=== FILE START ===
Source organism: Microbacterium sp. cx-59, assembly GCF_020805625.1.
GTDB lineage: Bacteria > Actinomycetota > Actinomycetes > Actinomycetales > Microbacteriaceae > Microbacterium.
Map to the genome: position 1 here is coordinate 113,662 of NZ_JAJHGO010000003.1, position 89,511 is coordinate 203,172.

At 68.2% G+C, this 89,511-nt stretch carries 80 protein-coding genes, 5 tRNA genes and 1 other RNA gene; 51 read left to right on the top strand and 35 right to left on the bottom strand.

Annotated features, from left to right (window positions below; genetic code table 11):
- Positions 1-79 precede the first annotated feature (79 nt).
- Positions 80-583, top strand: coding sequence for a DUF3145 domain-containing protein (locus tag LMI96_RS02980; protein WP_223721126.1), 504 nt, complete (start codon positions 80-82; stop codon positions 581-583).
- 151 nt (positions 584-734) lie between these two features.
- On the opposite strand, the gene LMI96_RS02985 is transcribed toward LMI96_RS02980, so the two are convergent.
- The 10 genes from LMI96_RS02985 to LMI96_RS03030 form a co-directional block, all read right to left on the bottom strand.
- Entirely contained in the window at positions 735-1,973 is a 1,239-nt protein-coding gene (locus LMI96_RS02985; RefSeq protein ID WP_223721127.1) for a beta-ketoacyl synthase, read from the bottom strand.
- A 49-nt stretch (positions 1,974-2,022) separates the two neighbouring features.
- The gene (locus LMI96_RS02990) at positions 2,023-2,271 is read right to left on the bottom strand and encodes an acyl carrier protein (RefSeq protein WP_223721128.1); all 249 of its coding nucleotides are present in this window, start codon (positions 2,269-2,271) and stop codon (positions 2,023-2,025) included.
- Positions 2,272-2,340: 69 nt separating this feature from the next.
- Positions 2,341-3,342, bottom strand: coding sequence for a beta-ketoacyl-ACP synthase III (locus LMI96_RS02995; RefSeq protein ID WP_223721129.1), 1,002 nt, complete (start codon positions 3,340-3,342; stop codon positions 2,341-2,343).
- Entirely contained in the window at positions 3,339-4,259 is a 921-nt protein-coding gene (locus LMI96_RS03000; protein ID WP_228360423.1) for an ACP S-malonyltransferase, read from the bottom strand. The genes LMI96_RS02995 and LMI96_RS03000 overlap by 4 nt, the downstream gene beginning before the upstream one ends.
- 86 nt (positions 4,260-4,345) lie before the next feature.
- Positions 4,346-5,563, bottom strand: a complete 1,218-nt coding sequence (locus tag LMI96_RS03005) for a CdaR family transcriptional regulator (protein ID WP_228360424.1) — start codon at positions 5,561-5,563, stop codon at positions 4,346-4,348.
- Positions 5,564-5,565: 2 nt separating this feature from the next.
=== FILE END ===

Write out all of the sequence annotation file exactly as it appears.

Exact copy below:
Source organism: Microbacterium sp. cx-59, assembly GCF_020805625.1.
GTDB lineage: Bacteria > Actinomycetota > Actinomycetes > Actinomycetales > Microbacteriaceae > Microbacterium.
Map to the genome: position 1 here is coordinate 113,662 of NZ_JAJHGO010000003.1, position 89,511 is coordinate 203,172.

At 68.2% G+C, this 89,511-nt stretch carries 80 protein-coding genes, 5 tRNA genes and 1 other RNA gene; 51 read left to right on the top strand and 35 right to left on the bottom strand.

Annotated features, from left to right (window positions below; genetic code table 11):
- Positions 1-79 precede the first annotated feature (79 nt).
- Positions 80-583, top strand: coding sequence for a DUF3145 domain-containing protein (locus tag LMI96_RS02980; protein WP_223721126.1), 504 nt, complete (start codon positions 80-82; stop codon positions 581-583).
- 151 nt (positions 584-734) lie between these two features.
- On the opposite strand, the gene LMI96_RS02985 is transcribed toward LMI96_RS02980, so the two are convergent.
- The 10 genes from LMI96_RS02985 to LMI96_RS03030 form a co-directional block, all read right to left on the bottom strand.
- Entirely contained in the window at positions 735-1,973 is a 1,239-nt protein-coding gene (locus LMI96_RS02985; RefSeq protein ID WP_223721127.1) for a beta-ketoacyl synthase, read from the bottom strand.
- A 49-nt stretch (positions 1,974-2,022) separates the two neighbouring features.
- The gene (locus LMI96_RS02990) at positions 2,023-2,271 is read right to left on the bottom strand and encodes an acyl carrier protein (RefSeq protein WP_223721128.1); all 249 of its coding nucleotides are present in this window, start codon (positions 2,269-2,271) and stop codon (positions 2,023-2,025) included.
- Positions 2,272-2,340: 69 nt separating this feature from the next.
- Positions 2,341-3,342, bottom strand: coding sequence for a beta-ketoacyl-ACP synthase III (locus LMI96_RS02995; RefSeq protein ID WP_223721129.1), 1,002 nt, complete (start codon positions 3,340-3,342; stop codon positions 2,341-2,343).
- Entirely contained in the window at positions 3,339-4,259 is a 921-nt protein-coding gene (locus LMI96_RS03000; protein ID WP_228360423.1) for an ACP S-malonyltransferase, read from the bottom strand. The genes LMI96_RS02995 and LMI96_RS03000 overlap by 4 nt, the downstream gene beginning before the upstream one ends.
- 86 nt (positions 4,260-4,345) lie before the next feature.
- Positions 4,346-5,563, bottom strand: a complete 1,218-nt coding sequence (locus tag LMI96_RS03005) for a CdaR family transcriptional regulator (protein ID WP_228360424.1) — start codon at positions 5,561-5,563, stop codon at positions 4,346-4,348.
- Positions 5,564-5,565: 2 nt separating this feature from the next.